For the SHS, the following four factors were retained: Emotional Support, Custodial Care, Information-Giving, and Tangible Aid. The five factors for the PHS are: Emotional Support, Information-Giving, Custodial Care, and Love/Affection. Reliabilities for each subscale and for the total scales were calculated using coefficients alpha. The alphas ranged from .70 to .96, indicating a good level of internal consistency. Scores for respondents were obtained by summing the unweighted raw scores for all items on the respective subscale. For each subscale, the factors and their eigenvalues, coefficients alpha, means and standard deviations are presented in Table 1.

Convergent and Discriminant Validity

In order to assess convergent validity, the relationships of the PHS, the SHS, and their subscales to the other self-report measures of altruism and helping were first determined. Discriminant validity was investigated by determining the pattern of relationships of the scales and subscales of the Family Helping Inventory (FHI) to the measures of Machiavellianism and of social desirability. Zero-order correlations among the measures, and the correlation coefficients corrected for attenuation of measurement (i.e., unreliability) are presented in Table 2.
Table 1

Factor Eigenvalues, Means, Standard Deviations, and Coefficients
Alpha for the PHS and the SHS

 Coefficient Standard
 Eigenvalue Alpha Mean Deviation


Support 30.1 .93 45.22 9.97

Information 6.5 .91 34.67 8.08

Tangible Aid 4.4 .81 36.70 5.77

Love 3.4 .93 31.06 7.40

Custodial Care 2.8 .70 6.95 2.76

Total .97 191.44 33.91


Support 35.9 .96 75.71 15.85

Custodial Care 6.1 .80 17.16 5.00

Information 4.7 .92 41.95 9.18

Tangible Aid 3.1 .79 19.87 4.67

Total .97 202.61 33.91

Evidence for convergent validity comes from the finding of significant positive relationships between the pre-existing measures of prosocial tendency and the Total Helping scores of the PHS and the SHS (and of the preponderance of the PHS and SHS subscales.) For both scales, therefore, findings indicated a consistent pattern of relationships with measures of social responsibility (Berkowitz & Lutterman, 1968), nurturance (Jackson, 1974), altruistic orientation (Midlarsky, Kahana, & Hannah, 1984), and self-reported helping of strangers (Rushton, Chrisjohn, & Fekken, 1981). In addition, the SHS predicted a composite of the four other measures at r = .49, p [less than] .001. This correlation rose to r = .56, p [less than] .001 when corrected for attenuation, and remained unchanged when the effects of social desirability were partialed out. The PHS predicted the same composite at r = .42, p [less than] .001 when corrected for attenuation. After covarying the effects of social desirability, the relationship between the PHS Total Helping score and prosocial tendency became r = .43, p [less than] .001.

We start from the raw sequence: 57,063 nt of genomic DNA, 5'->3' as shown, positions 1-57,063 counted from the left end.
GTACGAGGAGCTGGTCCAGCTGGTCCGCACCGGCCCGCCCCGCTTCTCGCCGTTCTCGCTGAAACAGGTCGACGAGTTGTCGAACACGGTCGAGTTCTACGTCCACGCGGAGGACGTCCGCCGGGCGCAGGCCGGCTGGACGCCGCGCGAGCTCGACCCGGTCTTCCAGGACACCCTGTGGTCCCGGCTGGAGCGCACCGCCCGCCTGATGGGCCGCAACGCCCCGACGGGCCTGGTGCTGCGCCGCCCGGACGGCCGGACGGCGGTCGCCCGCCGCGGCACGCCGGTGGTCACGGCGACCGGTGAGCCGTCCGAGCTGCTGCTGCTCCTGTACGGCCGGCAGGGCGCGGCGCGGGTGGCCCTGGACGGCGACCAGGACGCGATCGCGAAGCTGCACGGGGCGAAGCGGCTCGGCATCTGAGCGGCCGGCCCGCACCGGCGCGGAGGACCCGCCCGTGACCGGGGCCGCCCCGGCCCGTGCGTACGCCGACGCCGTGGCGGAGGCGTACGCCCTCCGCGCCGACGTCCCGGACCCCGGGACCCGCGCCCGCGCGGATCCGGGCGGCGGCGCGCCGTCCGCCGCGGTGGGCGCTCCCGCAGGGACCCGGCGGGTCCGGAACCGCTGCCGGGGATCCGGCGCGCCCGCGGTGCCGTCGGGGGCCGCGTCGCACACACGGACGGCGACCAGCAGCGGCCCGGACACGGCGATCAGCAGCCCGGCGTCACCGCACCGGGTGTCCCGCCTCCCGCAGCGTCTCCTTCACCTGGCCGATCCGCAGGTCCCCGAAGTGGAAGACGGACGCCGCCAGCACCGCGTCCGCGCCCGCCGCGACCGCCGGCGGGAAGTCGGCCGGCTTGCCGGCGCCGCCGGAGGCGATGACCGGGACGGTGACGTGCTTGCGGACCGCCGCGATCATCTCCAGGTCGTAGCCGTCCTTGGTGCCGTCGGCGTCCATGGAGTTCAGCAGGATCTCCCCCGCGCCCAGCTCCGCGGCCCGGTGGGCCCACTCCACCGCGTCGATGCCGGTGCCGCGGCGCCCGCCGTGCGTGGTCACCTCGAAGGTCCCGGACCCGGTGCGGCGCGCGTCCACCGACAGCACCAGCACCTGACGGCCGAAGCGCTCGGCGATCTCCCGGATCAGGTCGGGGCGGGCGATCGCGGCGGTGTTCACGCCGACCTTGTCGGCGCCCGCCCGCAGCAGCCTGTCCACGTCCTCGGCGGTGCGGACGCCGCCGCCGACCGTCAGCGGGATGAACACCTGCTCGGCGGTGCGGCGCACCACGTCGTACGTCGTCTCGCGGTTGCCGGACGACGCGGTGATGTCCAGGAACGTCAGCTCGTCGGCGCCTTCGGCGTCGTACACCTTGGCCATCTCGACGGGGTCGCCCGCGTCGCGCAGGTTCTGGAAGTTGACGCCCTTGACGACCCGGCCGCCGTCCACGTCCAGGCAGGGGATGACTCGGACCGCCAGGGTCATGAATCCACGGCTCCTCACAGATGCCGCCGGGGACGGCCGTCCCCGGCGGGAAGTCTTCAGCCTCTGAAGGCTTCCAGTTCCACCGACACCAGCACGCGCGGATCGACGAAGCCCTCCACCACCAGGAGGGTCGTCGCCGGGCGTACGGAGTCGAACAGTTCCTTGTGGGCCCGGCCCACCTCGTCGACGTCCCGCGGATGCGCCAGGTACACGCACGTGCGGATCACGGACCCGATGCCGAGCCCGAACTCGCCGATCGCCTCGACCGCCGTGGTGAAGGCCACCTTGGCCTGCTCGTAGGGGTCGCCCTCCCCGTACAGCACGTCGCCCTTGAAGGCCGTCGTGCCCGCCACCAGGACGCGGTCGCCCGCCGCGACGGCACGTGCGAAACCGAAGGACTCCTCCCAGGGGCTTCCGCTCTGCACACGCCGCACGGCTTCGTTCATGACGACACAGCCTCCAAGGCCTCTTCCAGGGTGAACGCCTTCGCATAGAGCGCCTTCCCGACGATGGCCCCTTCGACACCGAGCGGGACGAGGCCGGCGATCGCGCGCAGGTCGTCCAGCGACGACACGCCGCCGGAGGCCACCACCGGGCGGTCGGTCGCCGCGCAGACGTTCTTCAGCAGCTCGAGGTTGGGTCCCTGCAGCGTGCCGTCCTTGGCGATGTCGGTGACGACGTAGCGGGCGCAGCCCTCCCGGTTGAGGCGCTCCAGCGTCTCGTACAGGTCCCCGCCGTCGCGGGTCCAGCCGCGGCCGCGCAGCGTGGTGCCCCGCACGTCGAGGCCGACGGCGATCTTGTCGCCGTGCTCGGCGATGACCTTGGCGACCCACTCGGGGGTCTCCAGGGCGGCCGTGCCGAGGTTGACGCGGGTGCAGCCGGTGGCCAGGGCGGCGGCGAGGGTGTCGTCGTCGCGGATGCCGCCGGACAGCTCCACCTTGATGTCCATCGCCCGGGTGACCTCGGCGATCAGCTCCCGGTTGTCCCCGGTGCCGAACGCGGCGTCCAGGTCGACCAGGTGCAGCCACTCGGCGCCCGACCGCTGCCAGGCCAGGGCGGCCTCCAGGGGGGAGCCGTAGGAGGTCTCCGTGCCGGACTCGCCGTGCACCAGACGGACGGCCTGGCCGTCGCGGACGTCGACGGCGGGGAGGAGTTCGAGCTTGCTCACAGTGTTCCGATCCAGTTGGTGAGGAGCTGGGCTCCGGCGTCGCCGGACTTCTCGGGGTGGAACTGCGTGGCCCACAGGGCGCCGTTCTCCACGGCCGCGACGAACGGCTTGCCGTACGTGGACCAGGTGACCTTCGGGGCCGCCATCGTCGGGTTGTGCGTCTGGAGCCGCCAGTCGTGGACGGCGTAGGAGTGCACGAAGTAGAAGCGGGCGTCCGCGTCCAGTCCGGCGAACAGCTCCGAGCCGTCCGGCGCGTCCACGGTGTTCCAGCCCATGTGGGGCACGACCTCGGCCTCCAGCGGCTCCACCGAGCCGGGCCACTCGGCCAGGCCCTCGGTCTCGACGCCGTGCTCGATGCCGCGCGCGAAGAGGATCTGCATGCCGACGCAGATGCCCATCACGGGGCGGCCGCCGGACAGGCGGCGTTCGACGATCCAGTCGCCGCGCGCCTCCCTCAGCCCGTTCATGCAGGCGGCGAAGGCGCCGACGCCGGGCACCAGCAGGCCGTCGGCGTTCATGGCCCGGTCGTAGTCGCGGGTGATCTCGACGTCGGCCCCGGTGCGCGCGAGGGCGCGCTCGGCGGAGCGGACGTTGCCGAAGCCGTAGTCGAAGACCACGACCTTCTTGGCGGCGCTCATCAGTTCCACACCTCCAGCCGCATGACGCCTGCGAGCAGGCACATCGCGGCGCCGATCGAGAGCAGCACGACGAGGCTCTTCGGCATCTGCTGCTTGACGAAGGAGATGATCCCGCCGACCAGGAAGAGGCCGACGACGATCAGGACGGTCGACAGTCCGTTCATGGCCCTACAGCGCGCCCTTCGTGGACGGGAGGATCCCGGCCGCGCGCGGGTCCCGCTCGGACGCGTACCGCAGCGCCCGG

In considering discriminant validity, supportive evidence comes from the finding of a pattern of nonsignificant relationships, and of significant inverse relationships with Machiavellianism. Regarding social desirability, for the SHS only the Total Helping score had a significant positive relationship. On the other hand, the PHS Total Helping score, and scores on four of the PHS subscales were related to social desirability (see Table 2). This set of relationships raised the question of the degree to which scores on the PHS in particular - and on the FHI in general - may reflect evaluative dependency (i.e., approval motivation) rather than prosocial motivation. Hence, partial correlations of the PHS, the SHS, and their subscales with all of the self-report measures of prosocial tendencies were calculated, holding social desirability constant. These results are presented in Table 3. A comparison of the results in Tables 2 and 3 reveals that the relationships between the measures of prosocial tendencies and the components of the Family Helping Inventory remained virtually unchanged when the effects of social responsibility were removed.

As a further check on convergent validity, we determined the degree to which the PHS and the SHS were related to self-reported helping behaviors. These behavioral measures were selected because they have been used to validate previous helping scales (Rushton, 1984). As Table 4 shows, 32 of the 44 correlations between FHI subscales and the [TABULAR DATA FOR TABLE 2 OMITTED] behavioral measures were significant at p [less than] .05 or better. In addition, the PHS predicted a composite of the four behavioral measures at r = .18, p [less than] .05, and r = .21, p [less than] .01 when corrected for attenuation. The SHS predicted the same composite at r = .25, p [less than] .001, which was still r = .25, p [less than] .001 when corrected for attenuation.